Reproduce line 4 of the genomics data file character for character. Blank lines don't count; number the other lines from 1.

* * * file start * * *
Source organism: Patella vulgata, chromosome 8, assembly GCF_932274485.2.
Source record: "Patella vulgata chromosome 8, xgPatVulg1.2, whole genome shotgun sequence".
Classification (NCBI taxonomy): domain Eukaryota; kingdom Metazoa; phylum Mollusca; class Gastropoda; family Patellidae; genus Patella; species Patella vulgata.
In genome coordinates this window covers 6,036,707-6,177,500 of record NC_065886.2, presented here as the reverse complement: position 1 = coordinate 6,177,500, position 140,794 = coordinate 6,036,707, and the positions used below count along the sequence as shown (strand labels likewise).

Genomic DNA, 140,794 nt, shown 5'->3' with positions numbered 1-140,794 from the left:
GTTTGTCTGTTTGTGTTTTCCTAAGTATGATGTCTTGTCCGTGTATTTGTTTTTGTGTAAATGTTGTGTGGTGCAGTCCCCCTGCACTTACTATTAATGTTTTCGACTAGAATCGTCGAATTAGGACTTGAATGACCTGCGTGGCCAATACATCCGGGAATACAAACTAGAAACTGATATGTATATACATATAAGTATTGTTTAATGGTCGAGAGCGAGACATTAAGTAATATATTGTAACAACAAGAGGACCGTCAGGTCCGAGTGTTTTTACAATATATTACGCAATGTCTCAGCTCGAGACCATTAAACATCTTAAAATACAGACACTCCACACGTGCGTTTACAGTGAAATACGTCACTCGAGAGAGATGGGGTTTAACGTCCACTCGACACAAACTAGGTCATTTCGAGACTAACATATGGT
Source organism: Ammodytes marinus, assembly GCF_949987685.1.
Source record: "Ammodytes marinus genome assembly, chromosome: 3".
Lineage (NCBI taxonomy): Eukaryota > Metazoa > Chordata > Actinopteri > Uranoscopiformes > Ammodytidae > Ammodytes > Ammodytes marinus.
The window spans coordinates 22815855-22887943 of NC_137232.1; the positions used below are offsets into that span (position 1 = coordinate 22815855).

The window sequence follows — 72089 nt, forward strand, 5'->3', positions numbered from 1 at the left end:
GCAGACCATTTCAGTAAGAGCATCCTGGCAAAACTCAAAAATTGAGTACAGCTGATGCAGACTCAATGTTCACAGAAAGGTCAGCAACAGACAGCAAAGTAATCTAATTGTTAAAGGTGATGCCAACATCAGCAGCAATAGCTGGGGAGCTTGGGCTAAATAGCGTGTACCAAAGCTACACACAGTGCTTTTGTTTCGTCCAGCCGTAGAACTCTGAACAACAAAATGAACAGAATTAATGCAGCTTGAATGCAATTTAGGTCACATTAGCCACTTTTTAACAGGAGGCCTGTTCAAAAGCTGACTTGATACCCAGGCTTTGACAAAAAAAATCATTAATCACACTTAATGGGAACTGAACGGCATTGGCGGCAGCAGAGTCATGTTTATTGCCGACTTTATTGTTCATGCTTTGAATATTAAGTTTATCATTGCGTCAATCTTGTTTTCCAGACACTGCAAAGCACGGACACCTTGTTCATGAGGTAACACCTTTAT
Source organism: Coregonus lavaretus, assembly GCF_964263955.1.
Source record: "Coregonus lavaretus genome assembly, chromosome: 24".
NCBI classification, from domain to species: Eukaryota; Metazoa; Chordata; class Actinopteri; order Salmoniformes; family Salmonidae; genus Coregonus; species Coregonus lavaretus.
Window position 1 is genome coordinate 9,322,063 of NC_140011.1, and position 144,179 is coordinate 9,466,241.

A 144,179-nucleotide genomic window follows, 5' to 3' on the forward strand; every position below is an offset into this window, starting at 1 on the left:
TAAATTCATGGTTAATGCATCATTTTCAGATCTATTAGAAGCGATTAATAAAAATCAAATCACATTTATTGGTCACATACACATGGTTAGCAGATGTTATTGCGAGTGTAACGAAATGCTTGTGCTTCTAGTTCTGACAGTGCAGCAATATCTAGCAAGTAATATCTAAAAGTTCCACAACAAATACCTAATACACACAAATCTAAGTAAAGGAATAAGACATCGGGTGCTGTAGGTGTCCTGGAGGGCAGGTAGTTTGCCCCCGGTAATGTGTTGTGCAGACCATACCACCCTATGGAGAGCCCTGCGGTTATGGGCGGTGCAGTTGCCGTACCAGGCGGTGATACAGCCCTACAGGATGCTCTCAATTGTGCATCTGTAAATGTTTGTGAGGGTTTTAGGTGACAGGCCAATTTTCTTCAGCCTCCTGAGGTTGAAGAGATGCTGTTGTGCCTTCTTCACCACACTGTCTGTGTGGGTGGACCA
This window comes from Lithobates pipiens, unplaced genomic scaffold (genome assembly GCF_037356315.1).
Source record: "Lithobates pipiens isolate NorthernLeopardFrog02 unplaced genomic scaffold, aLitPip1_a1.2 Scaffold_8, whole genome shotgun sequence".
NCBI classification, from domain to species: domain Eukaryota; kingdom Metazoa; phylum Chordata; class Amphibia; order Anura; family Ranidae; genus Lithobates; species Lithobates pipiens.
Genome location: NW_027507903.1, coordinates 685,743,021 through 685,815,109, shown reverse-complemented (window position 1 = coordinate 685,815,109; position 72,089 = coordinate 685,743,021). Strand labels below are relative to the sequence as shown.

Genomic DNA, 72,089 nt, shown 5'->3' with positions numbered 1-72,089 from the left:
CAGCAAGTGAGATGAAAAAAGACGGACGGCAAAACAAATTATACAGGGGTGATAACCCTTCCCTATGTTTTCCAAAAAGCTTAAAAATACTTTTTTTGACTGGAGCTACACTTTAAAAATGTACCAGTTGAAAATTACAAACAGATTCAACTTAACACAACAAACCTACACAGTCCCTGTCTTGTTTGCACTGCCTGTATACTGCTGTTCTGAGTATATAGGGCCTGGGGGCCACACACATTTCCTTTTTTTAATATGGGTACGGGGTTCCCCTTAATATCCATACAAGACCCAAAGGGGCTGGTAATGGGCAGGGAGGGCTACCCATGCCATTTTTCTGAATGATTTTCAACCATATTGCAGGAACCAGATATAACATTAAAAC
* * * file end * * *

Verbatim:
In genome coordinates this window covers 6,036,707-6,177,500 of record NC_065886.2, presented here as the reverse complement: position 1 = coordinate 6,177,500, position 140,794 = coordinate 6,036,707, and the positions used below count along the sequence as shown (strand labels likewise).